An exhibition at Dundee University is shining the spotlight on the city’s industrial past with a series of candid photographs showing workers in action.
The pictures, taken by Walter Simms when he was a student at DJCAD in the 1970s, had gathered dust for years before he decided to display them.
Way Back Then, which runs until May, focuses on the now defunct National Cash Register (NCR) factory and the docks area.
Walter, a retired graphic designer and photographer, said: “In those days there weren’t any university courses specifically on photography.
“I did a general art course, but there was the option to pursue a craft such as photography, which I’d always been interested in.
“The visit to the NCR wasn’t an official university trip, it was a case of a fellow student somehow being allowed in – he probably knew someone there – and inviting me along.
I realised that it was a shame these photos had never been seen, so I decided to exhibit them.
“There were also bus trips organised by the college, and on one rainy and windy day we went down to the docks to take some photos.”
Walter explained initially he had not been happy with the results and the film had lain forgotten for years.
He said: “We were poor students and new film was expensive, so I used some old film that was near its expiry date. Recently I realised that it was a shame these photos had never been seen, so I decided to exhibit them.”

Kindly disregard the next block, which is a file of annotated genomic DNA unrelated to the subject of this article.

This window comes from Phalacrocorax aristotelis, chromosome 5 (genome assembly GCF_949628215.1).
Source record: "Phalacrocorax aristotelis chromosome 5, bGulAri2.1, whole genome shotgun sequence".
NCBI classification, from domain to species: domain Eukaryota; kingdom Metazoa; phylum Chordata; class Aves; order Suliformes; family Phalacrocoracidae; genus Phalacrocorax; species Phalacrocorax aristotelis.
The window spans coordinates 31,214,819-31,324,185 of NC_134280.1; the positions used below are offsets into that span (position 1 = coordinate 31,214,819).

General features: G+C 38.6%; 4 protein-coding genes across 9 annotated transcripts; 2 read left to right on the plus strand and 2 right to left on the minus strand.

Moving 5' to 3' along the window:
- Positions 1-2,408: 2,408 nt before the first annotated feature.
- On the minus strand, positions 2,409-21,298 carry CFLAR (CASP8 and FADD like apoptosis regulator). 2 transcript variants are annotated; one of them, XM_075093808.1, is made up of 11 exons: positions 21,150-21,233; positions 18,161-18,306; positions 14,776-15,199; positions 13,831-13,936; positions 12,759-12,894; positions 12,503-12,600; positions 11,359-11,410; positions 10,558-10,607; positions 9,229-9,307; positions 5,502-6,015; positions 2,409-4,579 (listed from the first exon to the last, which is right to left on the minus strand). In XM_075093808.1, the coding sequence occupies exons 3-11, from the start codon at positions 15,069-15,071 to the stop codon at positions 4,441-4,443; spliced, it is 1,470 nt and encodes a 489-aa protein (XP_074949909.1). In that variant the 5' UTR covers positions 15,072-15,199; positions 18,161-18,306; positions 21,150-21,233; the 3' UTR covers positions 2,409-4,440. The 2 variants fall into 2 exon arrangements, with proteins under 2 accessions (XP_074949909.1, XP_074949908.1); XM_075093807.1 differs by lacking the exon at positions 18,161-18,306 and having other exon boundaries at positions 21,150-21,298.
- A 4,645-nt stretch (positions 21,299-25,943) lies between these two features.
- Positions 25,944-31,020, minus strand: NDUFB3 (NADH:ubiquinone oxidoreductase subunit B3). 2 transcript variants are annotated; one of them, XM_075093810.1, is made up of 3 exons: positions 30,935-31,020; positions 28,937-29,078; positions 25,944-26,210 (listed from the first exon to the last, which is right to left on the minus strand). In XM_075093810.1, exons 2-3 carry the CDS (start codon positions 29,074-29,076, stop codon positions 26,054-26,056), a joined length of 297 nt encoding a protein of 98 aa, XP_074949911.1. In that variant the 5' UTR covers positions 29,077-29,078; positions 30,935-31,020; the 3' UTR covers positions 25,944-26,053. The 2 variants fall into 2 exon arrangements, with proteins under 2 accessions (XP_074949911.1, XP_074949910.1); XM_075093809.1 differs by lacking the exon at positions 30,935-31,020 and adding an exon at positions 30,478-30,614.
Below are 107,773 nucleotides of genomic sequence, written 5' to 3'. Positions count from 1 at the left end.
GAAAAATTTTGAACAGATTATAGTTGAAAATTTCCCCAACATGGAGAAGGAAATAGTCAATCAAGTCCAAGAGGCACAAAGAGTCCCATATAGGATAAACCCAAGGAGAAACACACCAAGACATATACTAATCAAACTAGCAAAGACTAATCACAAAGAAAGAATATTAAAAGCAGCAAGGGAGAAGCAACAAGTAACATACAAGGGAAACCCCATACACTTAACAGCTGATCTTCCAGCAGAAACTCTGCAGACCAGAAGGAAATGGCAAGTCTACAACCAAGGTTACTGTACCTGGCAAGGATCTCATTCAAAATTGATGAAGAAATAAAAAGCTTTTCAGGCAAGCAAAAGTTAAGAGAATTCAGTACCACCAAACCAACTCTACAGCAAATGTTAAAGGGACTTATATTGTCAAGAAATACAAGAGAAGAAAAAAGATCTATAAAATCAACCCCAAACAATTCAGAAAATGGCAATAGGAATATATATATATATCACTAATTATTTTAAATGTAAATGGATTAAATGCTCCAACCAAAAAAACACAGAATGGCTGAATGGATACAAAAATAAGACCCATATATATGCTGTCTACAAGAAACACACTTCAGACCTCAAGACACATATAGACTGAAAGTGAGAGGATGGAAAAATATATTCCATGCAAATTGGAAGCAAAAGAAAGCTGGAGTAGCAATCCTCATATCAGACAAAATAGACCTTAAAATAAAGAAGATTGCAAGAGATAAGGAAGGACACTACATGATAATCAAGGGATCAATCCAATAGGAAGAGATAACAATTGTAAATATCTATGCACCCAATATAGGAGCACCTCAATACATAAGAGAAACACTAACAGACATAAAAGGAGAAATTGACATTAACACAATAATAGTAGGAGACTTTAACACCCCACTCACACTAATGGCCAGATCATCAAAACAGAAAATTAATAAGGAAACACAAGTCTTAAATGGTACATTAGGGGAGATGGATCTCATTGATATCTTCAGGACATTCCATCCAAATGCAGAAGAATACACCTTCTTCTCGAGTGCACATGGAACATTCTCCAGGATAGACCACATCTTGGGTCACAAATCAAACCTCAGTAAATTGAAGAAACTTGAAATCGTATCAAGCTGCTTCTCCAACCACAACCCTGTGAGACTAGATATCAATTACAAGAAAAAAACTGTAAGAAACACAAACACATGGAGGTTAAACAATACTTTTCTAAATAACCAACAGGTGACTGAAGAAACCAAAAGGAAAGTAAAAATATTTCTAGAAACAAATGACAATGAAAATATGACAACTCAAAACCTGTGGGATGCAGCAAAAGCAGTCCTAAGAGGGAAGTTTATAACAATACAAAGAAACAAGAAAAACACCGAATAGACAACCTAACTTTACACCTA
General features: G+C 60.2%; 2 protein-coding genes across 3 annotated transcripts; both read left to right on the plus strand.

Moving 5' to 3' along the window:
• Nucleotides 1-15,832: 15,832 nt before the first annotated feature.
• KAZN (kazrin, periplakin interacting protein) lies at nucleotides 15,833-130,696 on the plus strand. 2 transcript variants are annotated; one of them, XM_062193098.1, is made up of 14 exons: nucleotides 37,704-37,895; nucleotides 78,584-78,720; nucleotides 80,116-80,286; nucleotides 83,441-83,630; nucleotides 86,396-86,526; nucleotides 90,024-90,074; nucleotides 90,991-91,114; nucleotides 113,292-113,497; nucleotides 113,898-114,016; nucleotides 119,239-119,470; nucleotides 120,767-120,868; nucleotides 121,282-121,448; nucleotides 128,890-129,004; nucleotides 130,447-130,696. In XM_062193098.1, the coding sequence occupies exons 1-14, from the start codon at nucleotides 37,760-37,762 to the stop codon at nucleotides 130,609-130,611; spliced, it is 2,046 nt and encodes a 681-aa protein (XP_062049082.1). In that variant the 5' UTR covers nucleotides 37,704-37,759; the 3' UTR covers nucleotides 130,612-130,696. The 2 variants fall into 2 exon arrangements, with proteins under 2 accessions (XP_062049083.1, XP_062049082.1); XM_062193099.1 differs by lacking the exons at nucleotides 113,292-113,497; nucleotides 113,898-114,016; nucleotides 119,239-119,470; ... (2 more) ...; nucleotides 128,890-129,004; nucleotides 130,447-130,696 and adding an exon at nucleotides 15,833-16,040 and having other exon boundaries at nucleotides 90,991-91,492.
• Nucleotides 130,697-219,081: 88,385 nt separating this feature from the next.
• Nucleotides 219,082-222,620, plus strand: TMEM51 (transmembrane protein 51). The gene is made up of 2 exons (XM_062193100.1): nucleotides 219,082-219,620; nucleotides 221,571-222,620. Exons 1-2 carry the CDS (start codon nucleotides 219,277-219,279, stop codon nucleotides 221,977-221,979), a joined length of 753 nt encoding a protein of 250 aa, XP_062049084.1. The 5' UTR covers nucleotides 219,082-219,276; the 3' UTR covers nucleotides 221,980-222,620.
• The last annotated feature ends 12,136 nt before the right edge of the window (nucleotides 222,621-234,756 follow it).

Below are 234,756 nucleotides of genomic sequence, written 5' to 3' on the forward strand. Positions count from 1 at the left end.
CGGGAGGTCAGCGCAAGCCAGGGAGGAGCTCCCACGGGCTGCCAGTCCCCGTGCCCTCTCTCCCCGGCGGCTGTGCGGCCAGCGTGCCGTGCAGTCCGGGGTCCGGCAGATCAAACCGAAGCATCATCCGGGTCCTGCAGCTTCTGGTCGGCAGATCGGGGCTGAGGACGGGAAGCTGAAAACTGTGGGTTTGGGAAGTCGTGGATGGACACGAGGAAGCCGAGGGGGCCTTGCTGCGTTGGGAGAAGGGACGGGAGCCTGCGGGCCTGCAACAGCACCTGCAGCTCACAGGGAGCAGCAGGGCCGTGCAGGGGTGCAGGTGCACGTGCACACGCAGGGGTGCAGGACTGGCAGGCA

The Dundee of Walter’s student days, with its heavy industries and busy factories, is largely gone today.
The 66-year-old said students now have much more choice and creature comforts, but more financial pressure.
He added: “The cost of living was very low back in the day, and our student grants covered most of the expenses. There wasn’t much choice of student accommodation – at one point I lived in a flat on the Seagate which had a shared outside toilet.
“There were no mobile phones or laptops, everything was very analogue and we didn’t own cars. Our entertainment was mainly going to a dance every now and then, or meeting in a pub.
“Students now have a lot more things and more choice, but it’s all very expensive. Dundee as a city has changed and evolved too. When i was a student there were still jute mills, but now it’s all about the digital and creative industries.”
The exhibition runs until May 6 in the tower building foyer at Dundee University.